Vol. 7, No. 2
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The unique organizational structure of the New Testament church stands in stark contrast to all manmade churches. The one true church (Ephesians 1:22,23; 4:4), for which Jesus shed his blood to build (Matthew 16:18; Acts 20:28), is an absolute monarchy with Jesus himself alone as the head of it (Colossians 1:18). Therefore, the Lord's church completely conforms to the distinct standard of New Testament doctrine--in all things--including how it rules or conducts itself. Any church that did not originate in A.D. 33, and about which one can not read upon the pages of inspiration, is not the one, true church, for which our Lord will return to take to heaven (John 14:1-3; 1 Thessalonians 4:13-18). Hence, Jesus Christ is the head of each autonomous or independent congregation of the churches of Christ (Romans 16:16), each of which fully organized church is ruled by its own elders (Acts 14:23).
As the head of his body (the church), Jesus Christ rules the church, which is also his kingdom (Matthew 16:18,19) with all authority in heaven and on earth (Matthew 28:18 NKJV). Consequently, the churches of Christ meticulously conform to our resurrected Lord's authority for congregational organization, exclusively discernible in the New Testament (Luke 6:46; John 14:15 ASV).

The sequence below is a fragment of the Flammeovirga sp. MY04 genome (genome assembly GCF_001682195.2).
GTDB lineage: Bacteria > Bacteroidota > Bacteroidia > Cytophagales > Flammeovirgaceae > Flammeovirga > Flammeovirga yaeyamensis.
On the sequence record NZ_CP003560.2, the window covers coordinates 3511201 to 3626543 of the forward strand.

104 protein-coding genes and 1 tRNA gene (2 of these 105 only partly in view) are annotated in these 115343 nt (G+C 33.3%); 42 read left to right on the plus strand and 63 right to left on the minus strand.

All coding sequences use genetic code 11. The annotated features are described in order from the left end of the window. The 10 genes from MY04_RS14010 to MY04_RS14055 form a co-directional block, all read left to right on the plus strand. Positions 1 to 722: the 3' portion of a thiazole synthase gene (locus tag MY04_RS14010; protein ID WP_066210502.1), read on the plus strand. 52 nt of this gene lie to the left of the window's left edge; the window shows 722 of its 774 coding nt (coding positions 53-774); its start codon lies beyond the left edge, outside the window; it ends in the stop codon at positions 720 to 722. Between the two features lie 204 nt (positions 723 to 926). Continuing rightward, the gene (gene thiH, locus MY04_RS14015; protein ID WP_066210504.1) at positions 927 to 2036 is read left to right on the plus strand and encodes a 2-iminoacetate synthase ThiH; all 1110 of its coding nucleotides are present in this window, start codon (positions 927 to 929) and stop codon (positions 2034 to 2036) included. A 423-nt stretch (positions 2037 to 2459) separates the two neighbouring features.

The New Testament unequivocally mandates that every fully organized congregation must submit to the authority of its own elders, who themselves must submit to the authority of Jesus Christ (Acts 20:17, 28; 1 Peter 5:1-4). The New Testament requires two or more elders (Titus 1:5), also known in the New Covenant as bishops (Titus 1:7), overseers (Acts 20:28), pastors (Ephesians 4:11), shepherds (Acts 20:28) and presbytery (1 Timothy 4:14), to rule the congregation over which they are appointed (Hebrews 13:17). The Word of God enumerates specific, biblical qualifications that each elder must possess (1 Timothy 3:1-7; Titus 1:5-9). Thus, the New Testament creed alone systematically and completely dictates all matters of authority today--including the organizational structure of the New Testament church.